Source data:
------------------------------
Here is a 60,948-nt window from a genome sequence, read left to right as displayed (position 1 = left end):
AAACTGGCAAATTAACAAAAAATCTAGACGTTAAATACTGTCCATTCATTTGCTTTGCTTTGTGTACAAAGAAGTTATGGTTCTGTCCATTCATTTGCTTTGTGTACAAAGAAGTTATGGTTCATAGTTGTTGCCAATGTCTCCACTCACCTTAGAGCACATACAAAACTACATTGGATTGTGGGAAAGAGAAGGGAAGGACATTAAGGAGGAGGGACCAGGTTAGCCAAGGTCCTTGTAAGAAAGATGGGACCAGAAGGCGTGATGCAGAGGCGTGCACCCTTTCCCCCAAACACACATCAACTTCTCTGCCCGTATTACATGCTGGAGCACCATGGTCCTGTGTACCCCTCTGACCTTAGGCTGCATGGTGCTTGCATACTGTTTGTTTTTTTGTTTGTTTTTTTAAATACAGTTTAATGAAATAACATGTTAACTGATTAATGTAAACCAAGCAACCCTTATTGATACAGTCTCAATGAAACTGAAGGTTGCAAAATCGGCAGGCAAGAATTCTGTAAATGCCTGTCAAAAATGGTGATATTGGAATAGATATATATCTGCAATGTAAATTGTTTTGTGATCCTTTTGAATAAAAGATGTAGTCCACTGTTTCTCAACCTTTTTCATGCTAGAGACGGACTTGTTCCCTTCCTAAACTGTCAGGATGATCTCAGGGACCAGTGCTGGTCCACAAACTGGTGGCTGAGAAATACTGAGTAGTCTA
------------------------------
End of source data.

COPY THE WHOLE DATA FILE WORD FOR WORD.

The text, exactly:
Here is a 60,948-nt window from a genome sequence, read left to right as displayed (position 1 = left end):
AAACTGGCAAATTAACAAAAAATCTAGACGTTAAATACTGTCCATTCATTTGCTTTGCTTTGTGTACAAAGAAGTTATGGTTCTGTCCATTCATTTGCTTTGTGTACAAAGAAGTTATGGTTCATAGTTGTTGCCAATGTCTCCACTCACCTTAGAGCACATACAAAACTACATTGGATTGTGGGAAAGAGAAGGGAAGGACATTAAGGAGGAGGGACCAGGTTAGCCAAGGTCCTTGTAAGAAAGATGGGACCAGAAGGCGTGATGCAGAGGCGTGCACCCTTTCCCCCAAACACACATCAACTTCTCTGCCCGTATTACATGCTGGAGCACCATGGTCCTGTGTACCCCTCTGACCTTAGGCTGCATGGTGCTTGCATACTGTTTGTTTTTTTGTTTGTTTTTTTAAATACAGTTTAATGAAATAACATGTTAACTGATTAATGTAAACCAAGCAACCCTTATTGATACAGTCTCAATGAAACTGAAGGTTGCAAAATCGGCAGGCAAGAATTCTGTAAATGCCTGTCAAAAATGGTGATATTGGAATAGATATATATCTGCAATGTAAATTGTTTTGTGATCCTTTTGAATAAAAGATGTAGTCCACTGTTTCTCAACCTTTTTCATGCTAGAGACGGACTTGTTCCCTTCCTAAACTGTCAGGATGATCTCAGGGACCAGTGCTGGTCCACAAACTGGTGGCTGAGAAATACTGAGTAGTCTA